But that is offensive, or literally, that is a scandal. How can this be, you might ask? How can Jesus forgiving sins be scandalous? And what does that have to do with Advent? It has everything to do with Advent, because this question gets at the heart of why Jesus came to earth in the first place. In Jesus’ ministry, many people were offended when Jesus said that He had to suffer and die on the cross for the sins of the world. Many quit following Him, and looked elsewhere for a more user-friendly Messiah. The tried to make Him a king; they wanted Him to rebel against Rome; they followed after Him because He fed their stomachs. But when He sought to forgive their sins, when He went to preach the Gospel to them, well, they had better things to do than that. As Paul said, preaching of the cross is a stumbling block to the Jews and foolishness to the Greeks.

How different is this message what we seek after by nature! Jesus gives us what we need, not what we want. That was His message to John. John was wondering if Jesus would come down and get him out of prison. But that was not Jesus’ purpose; He had a higher purpose for John and for you. You may want Jesus to help you with your money problems, or family problems, or conflicts with co-workers, stress about life, or school, or whatever may be ailing you. Now to be sure, Jesus cares about all these things. And He will help you with whatever the problems of your life are.

His sights are much, much higher than that, though. Jesus did not come to earth to make you feel better, or happier, or even to make your life easier. He came to earth to raise you from the dead. He came to earth to heal the sickness of sin, which is a part of you even now. He came to preach to you that your sins are forgiven. He comes to give you Himself. He comes to lift you up out of your mess of a life, and to make you sons and daughters of heaven!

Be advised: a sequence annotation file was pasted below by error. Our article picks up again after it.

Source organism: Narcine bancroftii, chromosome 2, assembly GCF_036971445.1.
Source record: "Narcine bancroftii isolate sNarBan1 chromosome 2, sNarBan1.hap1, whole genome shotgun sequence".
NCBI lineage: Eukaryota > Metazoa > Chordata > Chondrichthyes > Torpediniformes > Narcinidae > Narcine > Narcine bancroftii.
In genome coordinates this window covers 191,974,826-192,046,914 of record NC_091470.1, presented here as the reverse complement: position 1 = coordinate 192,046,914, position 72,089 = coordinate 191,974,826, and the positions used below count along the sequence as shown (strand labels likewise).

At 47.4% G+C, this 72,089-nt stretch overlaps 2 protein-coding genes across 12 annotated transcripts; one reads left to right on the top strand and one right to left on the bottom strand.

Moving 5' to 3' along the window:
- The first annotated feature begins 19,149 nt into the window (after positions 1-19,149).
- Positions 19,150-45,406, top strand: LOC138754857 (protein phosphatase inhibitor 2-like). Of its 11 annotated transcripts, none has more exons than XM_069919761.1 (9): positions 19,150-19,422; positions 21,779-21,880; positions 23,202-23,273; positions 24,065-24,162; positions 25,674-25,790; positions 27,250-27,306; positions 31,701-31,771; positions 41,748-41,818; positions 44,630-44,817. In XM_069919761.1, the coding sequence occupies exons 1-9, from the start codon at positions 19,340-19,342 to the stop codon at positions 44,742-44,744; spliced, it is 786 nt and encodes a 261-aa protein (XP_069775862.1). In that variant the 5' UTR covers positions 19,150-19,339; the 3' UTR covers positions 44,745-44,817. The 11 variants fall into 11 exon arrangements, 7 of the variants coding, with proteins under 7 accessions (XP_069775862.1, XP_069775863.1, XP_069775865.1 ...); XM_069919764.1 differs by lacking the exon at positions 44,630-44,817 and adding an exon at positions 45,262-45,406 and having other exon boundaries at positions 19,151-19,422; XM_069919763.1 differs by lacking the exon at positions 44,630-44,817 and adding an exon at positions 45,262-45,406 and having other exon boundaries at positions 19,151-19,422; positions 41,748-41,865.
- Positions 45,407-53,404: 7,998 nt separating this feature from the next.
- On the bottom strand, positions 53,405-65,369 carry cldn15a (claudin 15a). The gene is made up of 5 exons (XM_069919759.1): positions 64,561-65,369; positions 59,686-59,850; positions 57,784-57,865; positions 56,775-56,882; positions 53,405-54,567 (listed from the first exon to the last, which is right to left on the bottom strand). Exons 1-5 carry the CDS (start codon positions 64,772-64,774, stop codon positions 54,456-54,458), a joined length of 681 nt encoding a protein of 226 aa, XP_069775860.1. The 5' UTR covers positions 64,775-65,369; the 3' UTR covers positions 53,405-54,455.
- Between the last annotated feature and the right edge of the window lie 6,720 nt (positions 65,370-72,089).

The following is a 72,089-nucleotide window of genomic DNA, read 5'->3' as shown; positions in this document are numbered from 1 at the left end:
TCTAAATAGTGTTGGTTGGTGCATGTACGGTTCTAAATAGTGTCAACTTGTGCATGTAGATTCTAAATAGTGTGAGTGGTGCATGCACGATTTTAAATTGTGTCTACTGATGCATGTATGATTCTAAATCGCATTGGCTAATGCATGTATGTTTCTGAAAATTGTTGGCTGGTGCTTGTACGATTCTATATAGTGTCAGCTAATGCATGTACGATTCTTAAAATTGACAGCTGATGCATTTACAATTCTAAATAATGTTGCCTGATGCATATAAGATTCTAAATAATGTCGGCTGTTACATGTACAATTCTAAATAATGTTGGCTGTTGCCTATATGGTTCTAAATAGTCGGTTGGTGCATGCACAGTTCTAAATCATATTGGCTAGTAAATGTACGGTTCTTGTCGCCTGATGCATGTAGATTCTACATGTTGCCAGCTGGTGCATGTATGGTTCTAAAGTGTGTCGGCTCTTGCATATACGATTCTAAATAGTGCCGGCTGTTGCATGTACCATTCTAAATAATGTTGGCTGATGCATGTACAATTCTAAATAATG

So what do you hear and see? Do you hear and see a Jesus you want? Do you see a Jesus that makes you happy, that makes you feel good about your self and about who you are. Do you see a Jesus that says it’s okay to sin and revel in wickedness? Or do you hear and see the Jesus you need? Do you hear the Jesus that says that sin cannot be brushed over? Do you see the Jesus born in a manger, dead on a cross, gone from the empty tomb? Do you hear the Jesus that forgives your sin, and who gives you Himself week after week?

That is why Jesus says to John’s disciples, blessed is he who is not offended because of Me. Jesus doesn’t give you what you want. He gives you what you need, and that is the far greater thing. He gives you His very body and blood for the forgiveness of sins. What looks on the outside like almost nothing, is in fact the thing you need the most in the whole world. Blessed are you who are not offended that Jesus uses poor preachers, words, bread and wine, water on the head of little Evangeline this morning, to bring you the greatest gift of the season. Blessed are you when you are not offended because you hear and receive the Christ, the Messiah of God.

So rejoice and be glad! Jesus has come, He is coming, and He comes even now to give you what you truly need. That is the message of Advent. He comes to give you Himself for life, for salvation, for the forgiveness of your sins. Come to the table, for there your sins are washed away.

In the name of the Father and of the † Son and of the Holy Spirit. Amen.

The peace of God, which passes all human understanding, keep your hearts and minds in true faith, unto life everlasting. Amen.